The Art of Aging Gracefully on the Homestead-Mother Earth News

We are in the current issue of Mother Earth News!

My latest contribution to the current issue of Mother Earth News has hit the news stand. This magazine for those of you who might not know it; is a guide to living wisely while being self-sufficient on the homestead or farm.

The article is titled Aging Gracefully on the Homestead. This is a piece about the challenges of senior homesteading; a topic we know a little something about.


Although I pitched an ongoing column geared to senior homesteading they opted for a one time “how-to” article. Perhaps they know more about the age of their readership than I do! My contribution was four photographs (out of the eight published) and a part of the text.

Double click on this PDF and I believe that the article will open up. aging-gracefully-1

Homesteading is hard work, and Gene and I are not getting any younger. I doubt anyone will argue with that. There are definitely multiple challenges to continuing to do the physical work required by homesteading as one gets older.

We moved to the Small House Big Sky Homestead fifteen years ago. We started out getting as much done as we could and added additional outdoor projects like the chicken complex and the water containment system each summer. And worked on the house during the winter months. This was a good thing we got a lot done in those early years since even then we weren’t spring chickens. (We were 50 and 55 years old.)

Eventually we got the major items on our to-do list knocked down. Every year we try to accomplish a project or two more outside during the nice weather and a few more small indoor project in the house during the indoor winter months.

Now that we are 65 and 72, our age and our health is beginning to be a real consideration. Fortunately, I started thinking about this several years ago. I asked myself what will I do and how will we manage when it becomes more difficult to do the work we need to do?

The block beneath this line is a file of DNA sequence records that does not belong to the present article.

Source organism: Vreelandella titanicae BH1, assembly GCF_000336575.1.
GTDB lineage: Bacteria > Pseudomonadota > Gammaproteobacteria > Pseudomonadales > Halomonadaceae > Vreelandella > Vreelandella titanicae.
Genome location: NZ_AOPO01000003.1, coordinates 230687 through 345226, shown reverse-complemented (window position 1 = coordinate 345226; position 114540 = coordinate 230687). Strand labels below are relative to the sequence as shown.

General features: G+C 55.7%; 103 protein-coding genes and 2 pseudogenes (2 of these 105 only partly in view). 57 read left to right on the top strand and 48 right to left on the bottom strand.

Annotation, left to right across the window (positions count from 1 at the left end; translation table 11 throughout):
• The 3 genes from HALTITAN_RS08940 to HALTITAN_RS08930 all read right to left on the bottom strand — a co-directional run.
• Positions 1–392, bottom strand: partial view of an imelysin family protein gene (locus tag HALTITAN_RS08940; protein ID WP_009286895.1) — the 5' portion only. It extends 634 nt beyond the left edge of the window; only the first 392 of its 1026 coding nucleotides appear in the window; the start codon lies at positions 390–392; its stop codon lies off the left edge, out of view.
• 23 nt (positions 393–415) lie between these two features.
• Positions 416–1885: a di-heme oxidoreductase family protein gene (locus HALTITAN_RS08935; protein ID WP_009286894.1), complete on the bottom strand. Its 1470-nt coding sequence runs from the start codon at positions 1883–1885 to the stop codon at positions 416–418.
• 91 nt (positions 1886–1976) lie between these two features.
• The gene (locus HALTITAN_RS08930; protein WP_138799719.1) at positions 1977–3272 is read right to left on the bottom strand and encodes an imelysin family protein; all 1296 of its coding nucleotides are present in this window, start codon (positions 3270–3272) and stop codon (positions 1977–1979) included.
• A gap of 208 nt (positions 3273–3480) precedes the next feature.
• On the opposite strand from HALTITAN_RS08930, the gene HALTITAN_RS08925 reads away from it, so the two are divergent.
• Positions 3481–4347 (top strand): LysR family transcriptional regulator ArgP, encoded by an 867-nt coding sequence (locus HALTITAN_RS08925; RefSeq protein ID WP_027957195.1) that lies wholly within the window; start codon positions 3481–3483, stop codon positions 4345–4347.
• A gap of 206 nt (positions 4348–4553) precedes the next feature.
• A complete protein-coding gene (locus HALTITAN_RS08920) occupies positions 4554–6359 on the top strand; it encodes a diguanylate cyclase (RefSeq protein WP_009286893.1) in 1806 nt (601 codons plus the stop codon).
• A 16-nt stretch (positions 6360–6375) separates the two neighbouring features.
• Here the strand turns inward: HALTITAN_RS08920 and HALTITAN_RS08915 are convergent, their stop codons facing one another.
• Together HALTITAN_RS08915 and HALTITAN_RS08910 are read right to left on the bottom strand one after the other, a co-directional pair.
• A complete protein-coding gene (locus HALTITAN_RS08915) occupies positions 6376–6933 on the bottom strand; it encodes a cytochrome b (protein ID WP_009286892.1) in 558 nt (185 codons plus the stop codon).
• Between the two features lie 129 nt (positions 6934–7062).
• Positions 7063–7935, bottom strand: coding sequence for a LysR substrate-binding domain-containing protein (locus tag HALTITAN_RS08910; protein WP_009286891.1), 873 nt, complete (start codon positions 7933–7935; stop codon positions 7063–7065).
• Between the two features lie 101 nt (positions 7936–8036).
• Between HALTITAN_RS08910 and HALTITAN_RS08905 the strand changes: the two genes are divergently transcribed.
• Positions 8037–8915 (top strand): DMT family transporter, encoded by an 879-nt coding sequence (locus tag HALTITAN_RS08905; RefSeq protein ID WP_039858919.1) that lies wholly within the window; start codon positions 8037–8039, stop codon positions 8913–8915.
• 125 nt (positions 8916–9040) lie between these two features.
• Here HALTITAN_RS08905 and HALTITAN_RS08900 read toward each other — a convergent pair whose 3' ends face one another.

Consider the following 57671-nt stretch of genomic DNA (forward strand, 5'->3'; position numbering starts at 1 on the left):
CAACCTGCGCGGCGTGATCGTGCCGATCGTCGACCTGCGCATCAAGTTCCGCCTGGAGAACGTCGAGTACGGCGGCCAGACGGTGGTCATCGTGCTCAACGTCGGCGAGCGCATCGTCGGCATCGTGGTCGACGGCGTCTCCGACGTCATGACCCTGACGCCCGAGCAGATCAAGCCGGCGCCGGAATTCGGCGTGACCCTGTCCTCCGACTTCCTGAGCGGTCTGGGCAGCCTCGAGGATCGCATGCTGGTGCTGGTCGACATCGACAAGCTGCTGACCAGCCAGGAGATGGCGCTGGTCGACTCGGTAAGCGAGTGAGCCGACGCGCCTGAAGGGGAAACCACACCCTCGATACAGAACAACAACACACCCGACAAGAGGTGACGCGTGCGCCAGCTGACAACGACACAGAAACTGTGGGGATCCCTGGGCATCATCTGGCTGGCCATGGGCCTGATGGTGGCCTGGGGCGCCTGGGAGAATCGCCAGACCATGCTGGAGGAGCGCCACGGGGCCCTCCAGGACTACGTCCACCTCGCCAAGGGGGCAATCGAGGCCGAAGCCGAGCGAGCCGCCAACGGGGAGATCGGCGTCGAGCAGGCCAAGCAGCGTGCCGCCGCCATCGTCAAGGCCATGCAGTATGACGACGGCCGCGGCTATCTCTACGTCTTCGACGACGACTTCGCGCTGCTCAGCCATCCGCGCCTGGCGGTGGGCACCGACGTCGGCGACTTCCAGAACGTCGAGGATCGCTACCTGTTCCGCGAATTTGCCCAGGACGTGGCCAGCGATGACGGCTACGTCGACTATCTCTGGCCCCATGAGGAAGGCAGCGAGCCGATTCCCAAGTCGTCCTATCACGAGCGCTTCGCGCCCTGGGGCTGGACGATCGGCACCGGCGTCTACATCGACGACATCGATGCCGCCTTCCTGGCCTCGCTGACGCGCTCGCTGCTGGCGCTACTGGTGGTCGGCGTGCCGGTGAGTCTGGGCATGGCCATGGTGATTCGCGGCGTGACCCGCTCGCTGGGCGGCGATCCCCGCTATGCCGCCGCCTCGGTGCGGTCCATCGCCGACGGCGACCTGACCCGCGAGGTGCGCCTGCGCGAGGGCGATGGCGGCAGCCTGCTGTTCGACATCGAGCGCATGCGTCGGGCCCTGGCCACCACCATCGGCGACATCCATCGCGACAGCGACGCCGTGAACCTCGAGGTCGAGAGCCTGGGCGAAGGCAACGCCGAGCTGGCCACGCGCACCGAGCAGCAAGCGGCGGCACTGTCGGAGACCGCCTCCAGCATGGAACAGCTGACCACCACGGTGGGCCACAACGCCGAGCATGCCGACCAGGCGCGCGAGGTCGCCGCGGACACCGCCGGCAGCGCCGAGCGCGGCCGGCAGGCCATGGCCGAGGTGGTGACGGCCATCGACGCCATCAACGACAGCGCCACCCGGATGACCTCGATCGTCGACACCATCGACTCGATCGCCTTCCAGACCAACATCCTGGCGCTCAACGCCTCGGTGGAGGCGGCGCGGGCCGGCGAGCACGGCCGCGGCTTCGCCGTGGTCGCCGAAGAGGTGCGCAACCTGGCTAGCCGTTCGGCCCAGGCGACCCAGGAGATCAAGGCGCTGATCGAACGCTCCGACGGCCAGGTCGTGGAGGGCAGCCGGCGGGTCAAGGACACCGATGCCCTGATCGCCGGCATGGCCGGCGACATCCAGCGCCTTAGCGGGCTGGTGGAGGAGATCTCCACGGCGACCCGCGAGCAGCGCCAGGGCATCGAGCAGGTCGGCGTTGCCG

This past season I hired hourly help in the garden and yard. We found a local young girl of fourteen who is strong and looking to make some money for school clothes. It’s not a perfect system as Olivia is only available on Sunday afternoons because she runs cross county and runs her daily miles every school night, but we have managed to make it work. And this past winter when Gene had his hernia operation we hired a local small business in the short-term to plow our driveway and another local boy to run the snow blower to clear our paths.The total cash out of pocket during Gene’s recovery was less than $100.00.

Some homesteaders find an apprentice or a farm worker and offer room and board in exchange for work. Others turn a spare bedroom or cabin into an Air B&B for extra cash income on the homestead.

Obviously, there is more than one way to make this work but this is what is woring for us.

The moral of this story is to plan ahead about how you might make your elder years’ on the homestead work for you and how you can turn your homestead into a property that will sustain you when you are older.

I hope to convince the editors at MEN that a monthly column written by me with interviews of senior homesteaders who ARE making it work will be both inspirtional and informative.

To help support this idea please send your letters/e-mails to:Rebecca Martin>

As always, thank you for following and if you are aging homesteaders and want to share tips with me about how you have made senior homesteading work for you, please contact me. I am always looking for new ideas on how you in the hometead trenches are making it work!

Small House Big Sky Homesteader, Donna

Front Loader Pedestal Makeover

As many of you know front loaders washing machines and dryers require quite a bit of bending downing to load and unload them and that is why they sell these very expensive platform pedestals for them. When I bought my units over 10 years ago these matching pedestals cost $300.00 each. I have no idea what they cost now.

A friend of mine had mold in her old front loading washing machine and got rid of it. She bought a new top loader washer and dryer. I was lucky enough to inherit her old pedestal. I saw this as an opportunity to not have to bend quite so far down to remove my clothes from the dryer. And she saw this as an opportunity to save this piece from the landfill. Another win-win!

After maneuvering the pedestal into place and I realized that it stuck out quite a bit further that both machines did before. The power coated metal pedestal didn’t look as smooth as I would have like so I set my thinking cap on for a way to camouflage it.


Part of the wood base cut and screwed into place waiting to be painted. We also built and slid a top piece on to cover the metal base as well. 

When a not-so-pretty but highly functional pedestal base came our way for FREE we decided to take advantage of the windfall. Once it was in the my laundry room I then had to figure out a way to camouflage the unattractive metal. One day I was looking at our fireplace and realized the mantle cover up-piece was the exact answer I was seeking. All we had to do was build a kind of cabinet cover piece of wood, paint it and slip it over the offending pedestal and ta da, we now have a DYI pedestal cover!